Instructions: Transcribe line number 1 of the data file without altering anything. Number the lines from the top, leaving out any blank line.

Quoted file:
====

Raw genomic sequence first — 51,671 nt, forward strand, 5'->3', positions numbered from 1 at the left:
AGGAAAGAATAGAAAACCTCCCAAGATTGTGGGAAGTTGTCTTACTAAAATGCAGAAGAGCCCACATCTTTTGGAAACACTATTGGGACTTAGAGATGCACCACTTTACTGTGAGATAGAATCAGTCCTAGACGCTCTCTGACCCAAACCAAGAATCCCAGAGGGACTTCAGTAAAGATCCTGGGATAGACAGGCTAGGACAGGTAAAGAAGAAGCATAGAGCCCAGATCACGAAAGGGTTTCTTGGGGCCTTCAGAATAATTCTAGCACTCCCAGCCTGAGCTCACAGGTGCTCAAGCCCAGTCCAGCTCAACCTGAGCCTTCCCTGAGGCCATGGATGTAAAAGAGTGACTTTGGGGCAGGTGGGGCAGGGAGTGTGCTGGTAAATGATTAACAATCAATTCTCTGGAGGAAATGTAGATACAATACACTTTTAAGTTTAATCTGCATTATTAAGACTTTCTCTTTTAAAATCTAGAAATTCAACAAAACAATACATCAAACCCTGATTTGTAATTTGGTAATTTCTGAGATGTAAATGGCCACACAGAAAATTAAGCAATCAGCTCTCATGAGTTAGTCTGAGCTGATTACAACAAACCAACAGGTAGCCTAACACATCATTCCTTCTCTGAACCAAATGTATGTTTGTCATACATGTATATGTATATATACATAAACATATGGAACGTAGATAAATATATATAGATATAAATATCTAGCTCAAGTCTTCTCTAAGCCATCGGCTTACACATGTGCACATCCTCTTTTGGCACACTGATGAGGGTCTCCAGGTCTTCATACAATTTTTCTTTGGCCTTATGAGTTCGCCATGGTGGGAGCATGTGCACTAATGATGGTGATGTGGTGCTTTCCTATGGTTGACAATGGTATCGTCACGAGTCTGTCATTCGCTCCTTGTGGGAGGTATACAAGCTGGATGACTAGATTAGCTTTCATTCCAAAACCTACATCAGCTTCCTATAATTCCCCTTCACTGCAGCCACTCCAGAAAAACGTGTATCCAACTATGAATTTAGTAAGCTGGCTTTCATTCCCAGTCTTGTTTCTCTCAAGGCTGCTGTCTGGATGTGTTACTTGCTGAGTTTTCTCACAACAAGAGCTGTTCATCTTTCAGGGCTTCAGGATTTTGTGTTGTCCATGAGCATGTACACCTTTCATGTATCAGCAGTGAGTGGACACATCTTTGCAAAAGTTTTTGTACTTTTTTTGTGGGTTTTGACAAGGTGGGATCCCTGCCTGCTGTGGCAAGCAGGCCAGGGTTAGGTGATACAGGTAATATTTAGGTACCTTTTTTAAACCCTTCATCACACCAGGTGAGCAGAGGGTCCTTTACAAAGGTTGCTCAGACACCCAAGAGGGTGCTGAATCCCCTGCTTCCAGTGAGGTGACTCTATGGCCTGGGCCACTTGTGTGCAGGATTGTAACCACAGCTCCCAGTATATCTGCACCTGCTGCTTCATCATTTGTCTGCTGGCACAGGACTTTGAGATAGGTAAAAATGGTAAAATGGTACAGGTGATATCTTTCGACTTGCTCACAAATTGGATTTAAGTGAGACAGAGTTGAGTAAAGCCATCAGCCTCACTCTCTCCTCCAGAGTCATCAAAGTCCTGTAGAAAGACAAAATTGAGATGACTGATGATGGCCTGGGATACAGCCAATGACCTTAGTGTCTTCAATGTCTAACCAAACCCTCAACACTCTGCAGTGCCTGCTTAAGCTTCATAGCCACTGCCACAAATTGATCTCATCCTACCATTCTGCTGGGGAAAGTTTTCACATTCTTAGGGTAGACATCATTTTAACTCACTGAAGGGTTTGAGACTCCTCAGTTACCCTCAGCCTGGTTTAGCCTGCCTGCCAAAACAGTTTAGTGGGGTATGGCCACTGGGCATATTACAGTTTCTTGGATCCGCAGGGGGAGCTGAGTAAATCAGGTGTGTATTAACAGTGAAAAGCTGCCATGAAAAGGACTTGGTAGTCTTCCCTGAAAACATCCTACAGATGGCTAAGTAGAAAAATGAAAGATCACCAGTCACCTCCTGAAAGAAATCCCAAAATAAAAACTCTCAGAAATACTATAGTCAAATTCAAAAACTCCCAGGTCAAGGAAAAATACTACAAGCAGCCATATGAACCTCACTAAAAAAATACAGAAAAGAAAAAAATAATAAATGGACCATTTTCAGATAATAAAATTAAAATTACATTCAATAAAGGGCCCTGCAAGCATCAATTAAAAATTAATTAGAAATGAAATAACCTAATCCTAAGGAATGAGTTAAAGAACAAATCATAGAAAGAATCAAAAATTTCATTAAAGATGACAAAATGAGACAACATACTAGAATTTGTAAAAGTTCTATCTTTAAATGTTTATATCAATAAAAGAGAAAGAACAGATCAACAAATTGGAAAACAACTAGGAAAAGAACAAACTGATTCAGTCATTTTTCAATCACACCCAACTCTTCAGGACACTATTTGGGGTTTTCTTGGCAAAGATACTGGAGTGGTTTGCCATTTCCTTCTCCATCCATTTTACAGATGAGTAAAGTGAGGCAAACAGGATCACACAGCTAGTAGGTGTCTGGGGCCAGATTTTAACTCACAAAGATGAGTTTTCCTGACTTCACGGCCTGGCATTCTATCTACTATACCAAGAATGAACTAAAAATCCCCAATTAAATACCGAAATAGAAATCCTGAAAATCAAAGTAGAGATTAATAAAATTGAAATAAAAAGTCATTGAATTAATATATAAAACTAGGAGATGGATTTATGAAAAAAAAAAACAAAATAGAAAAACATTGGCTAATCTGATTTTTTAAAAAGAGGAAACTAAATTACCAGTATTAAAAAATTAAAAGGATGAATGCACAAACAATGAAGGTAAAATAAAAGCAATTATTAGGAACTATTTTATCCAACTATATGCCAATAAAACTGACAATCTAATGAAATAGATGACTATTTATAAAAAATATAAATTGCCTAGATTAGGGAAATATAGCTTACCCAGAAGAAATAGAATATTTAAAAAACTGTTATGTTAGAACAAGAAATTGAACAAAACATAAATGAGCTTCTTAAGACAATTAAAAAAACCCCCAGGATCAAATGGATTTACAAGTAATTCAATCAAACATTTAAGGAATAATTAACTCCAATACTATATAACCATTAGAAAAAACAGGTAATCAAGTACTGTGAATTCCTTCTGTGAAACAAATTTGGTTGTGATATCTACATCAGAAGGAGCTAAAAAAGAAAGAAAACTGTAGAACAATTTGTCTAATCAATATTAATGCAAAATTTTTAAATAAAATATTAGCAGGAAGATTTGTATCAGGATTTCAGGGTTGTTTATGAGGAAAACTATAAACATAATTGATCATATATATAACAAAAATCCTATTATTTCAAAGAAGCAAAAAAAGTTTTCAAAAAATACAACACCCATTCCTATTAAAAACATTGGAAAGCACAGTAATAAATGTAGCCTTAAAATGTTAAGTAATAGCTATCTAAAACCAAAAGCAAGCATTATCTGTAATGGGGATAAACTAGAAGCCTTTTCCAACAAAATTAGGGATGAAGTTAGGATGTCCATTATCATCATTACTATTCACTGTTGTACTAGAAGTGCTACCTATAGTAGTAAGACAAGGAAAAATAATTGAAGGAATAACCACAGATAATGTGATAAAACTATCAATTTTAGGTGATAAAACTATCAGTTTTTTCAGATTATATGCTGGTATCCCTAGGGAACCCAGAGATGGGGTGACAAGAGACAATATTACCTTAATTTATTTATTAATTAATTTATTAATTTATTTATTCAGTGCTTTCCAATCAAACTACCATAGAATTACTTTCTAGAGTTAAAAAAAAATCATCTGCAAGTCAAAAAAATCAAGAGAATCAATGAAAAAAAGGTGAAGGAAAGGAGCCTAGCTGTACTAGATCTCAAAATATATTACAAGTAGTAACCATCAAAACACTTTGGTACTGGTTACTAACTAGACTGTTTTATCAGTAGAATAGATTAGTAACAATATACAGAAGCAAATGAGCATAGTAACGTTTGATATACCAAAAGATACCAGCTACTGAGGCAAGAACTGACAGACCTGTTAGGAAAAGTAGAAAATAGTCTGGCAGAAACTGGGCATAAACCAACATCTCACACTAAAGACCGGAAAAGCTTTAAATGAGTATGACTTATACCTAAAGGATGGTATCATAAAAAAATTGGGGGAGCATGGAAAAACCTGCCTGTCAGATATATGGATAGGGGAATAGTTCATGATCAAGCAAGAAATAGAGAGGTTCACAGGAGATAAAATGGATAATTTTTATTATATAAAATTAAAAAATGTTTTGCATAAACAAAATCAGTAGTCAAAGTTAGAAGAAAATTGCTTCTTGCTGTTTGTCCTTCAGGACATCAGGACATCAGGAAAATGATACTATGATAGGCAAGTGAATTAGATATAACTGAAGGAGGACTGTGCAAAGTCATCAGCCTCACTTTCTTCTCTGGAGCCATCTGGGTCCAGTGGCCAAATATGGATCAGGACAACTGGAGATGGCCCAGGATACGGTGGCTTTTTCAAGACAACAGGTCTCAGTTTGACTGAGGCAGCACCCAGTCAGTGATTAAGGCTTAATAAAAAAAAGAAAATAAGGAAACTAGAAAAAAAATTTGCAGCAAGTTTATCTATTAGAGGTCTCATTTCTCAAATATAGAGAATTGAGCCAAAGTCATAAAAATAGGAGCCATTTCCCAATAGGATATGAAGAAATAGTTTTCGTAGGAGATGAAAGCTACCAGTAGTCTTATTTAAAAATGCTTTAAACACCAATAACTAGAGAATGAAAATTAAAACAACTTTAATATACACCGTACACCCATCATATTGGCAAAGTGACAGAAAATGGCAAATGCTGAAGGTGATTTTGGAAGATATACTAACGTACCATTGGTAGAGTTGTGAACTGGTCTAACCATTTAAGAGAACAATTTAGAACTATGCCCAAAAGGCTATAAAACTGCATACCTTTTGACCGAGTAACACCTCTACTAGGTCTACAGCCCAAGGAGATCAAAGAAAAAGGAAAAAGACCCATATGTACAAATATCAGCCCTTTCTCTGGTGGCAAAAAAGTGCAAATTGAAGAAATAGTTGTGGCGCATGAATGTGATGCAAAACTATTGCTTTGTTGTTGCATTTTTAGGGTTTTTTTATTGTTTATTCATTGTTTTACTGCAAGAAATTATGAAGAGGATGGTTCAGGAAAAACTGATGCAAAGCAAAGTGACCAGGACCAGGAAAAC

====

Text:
Raw genomic sequence first — 51,671 nt, forward strand, 5'->3', positions numbered from 1 at the left: